Gitmo Injustice Dealt Blow - Clark Govt Silent
US Supreme Court deals blow to Guantanamo
injustice. Clark government stays
From the outset , it was a travesty of justice for the Bush administration to try and create a totally different legal system for the Guantanamo Bay inmates - a system that deliberately denied them the legal protections usually available under civilian or military justice.
For years, the dehumanised status of the Guantanamo detainees has been reflected in reliable reports of their torture and mistreatment. Thankfully, the US Supreme Court has now struck a blow to the White House by ruling that President Bush's entire legal framework for dealing with the Guantanamo detainees is a violation of existing U.S. law, and of the Geneva Conventions on the treatment of war prisoners.
The decision is a useful reminder that since 9/11, the courts have been a key line of defence against politically inspired threats to our freedom. In December 2004, the British Law Lords ruled that the Blair government could not use immigration law to detain terrorism suspects indefinitely and then last year the Law Lords also ruled that evidence that may have been gained by torture could not be used in the trials of suspected terrorists.
In New Zealand, the Supreme Court ruled that Ahmed Zaoui was entitled to bail, despite an obvious will among many politicians to lock him up and throw away the key. And in a clear message to those wishing to throw him out altogether, the Court of Appeal established that this he could be legally deported only after the SIS could prove that a recognised refugee such as Zaoui posed a very high risk to New Zealand's security.
Unfortunately, neither the mistreatment of the G uantanamo prisoners nor Bush's plans to try them in kangaroo courts has caused a peep of protest from the New Zealand government. Despite the international clamour about the treatment of the Gitmo detainees, and despite European condemnation of the US torture policy of rendition, and despite the violations of international law involved, New Zealand has stayed resolutely silent. Despite being urged by me on several of occasions, the Clark government has refused to convey any public expressions of concern to the White House.
In fact, when I challenged Foreign Minister Winston Peters on this point at the foreign affairs, defence and trade select committee a few weeks ago, he indicated rather lamely that other countries were much worse on the subject of human rights. True, there are worse human rights violators on the planet - but in the post 9/11 world, the behaviour standards of the world's only superpower have obvious implications for the rest of us, which is why the rendition policy and the atrocities at Abu Ghraib have got, and deserved, such condemnation elsewhere.
The reality though, is that there is very little difference, if any, between National and Labour on security, intelligence and related immigration issues. Both major parties support our involvement in the Echelon system via the Waihopai station (under the cover of the secret UKUSA intelligence agreement ), and both have only reluctantly extended human rights protections to their fellow parliamentarian, Ahmed Zaoui.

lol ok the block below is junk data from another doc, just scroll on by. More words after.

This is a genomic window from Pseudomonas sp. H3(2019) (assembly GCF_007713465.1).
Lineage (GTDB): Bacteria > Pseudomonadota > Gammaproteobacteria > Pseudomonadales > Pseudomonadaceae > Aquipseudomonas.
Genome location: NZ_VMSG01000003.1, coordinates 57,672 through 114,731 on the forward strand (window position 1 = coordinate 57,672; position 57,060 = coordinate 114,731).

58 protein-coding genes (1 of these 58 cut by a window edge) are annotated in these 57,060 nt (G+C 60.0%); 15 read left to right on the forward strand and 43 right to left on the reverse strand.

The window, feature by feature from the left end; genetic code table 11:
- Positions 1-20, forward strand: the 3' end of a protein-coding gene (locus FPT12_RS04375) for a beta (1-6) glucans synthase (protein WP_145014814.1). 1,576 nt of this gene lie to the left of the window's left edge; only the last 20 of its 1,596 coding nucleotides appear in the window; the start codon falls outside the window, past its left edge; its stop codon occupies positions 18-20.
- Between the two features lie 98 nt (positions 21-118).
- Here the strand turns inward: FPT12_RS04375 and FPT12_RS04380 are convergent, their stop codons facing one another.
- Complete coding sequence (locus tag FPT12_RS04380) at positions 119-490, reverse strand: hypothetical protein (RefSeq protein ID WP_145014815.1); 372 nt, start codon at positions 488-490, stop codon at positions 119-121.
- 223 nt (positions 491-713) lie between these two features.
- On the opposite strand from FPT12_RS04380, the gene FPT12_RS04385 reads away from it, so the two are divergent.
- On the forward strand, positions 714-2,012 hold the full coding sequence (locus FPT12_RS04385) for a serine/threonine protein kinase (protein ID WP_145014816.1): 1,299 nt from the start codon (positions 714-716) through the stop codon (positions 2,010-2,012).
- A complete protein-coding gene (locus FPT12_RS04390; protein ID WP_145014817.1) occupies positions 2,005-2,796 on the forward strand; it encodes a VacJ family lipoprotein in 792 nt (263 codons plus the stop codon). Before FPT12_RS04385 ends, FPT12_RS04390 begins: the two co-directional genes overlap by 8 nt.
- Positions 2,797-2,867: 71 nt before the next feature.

The draconian measures being mooted in the current Immigration Review (the proposals include the wider use of secret evidence) show how little concern Labour has about civil liberties won during the course of centuries of struggle against the rule of tyrants and petty dictators. All in the name of combating an anti-terrorism threat that is of only limited relevance to New Zealand.
I don't believe it is necessary for New Zealand to go down the same route as America, Britain, and Australia - all of whom have been part of the invasion and occupation of Iraq, and who are now suffering the security consequences of that mistake. Wisely, we did not support the Iraq war. We have not made the same enemies in the Islamic world - indeed, many of them are our valued trading partners. Therefore, we hardly have the same need to join in the trashing of our civil liberties in the struggle against a terrorism threat that has been to a large extent self inflicted, and that has not been directed at this country.
It is disappointing that the Clark government hasn't had the gumption to be more vocal about Guantanamo Bay . Because, when it suits, Labour strongly supports multilateral institutions, such as the United Nations. By and large, it uses the UN umbrella as a virtual pre-requisite for its own military involvements.
Logically then, it should be rushing to defend the UN Convention on Torture and the Geneva Convention from being violated by the Bush administration. Its silence is not only shameful, but tacitly condones the erosion of global support for these necessary rules governing human behaviour. In point of fact, the government is pushing ahead instead to tighten up our anti-terrorism laws.
In the name of combating the flow of funds to terrorist organisations, the government is proposing to scrap its own (and our court s') ability to investigate, on a case by case basis, whether an organisation has been accurately designated as a terrorist front. It also intends to scrap the ability of our courts to remove an organisation from the list after say, a three year period of monitoring.
The outcome in the Guantanamo case shows that the power of the courts should be extended, not curtailed if we are to strike the right balance between personal liberty and national security. It is now up to the Bush administration to put up or shut up.
It should try these people in open court or release them, if the evidence isn't there to make the case. Chances are though, the White House will try to change the law and make it obey to its own currently illegal intentions. And on past experience, it would get away with it without a word of protest from the New Zealand government.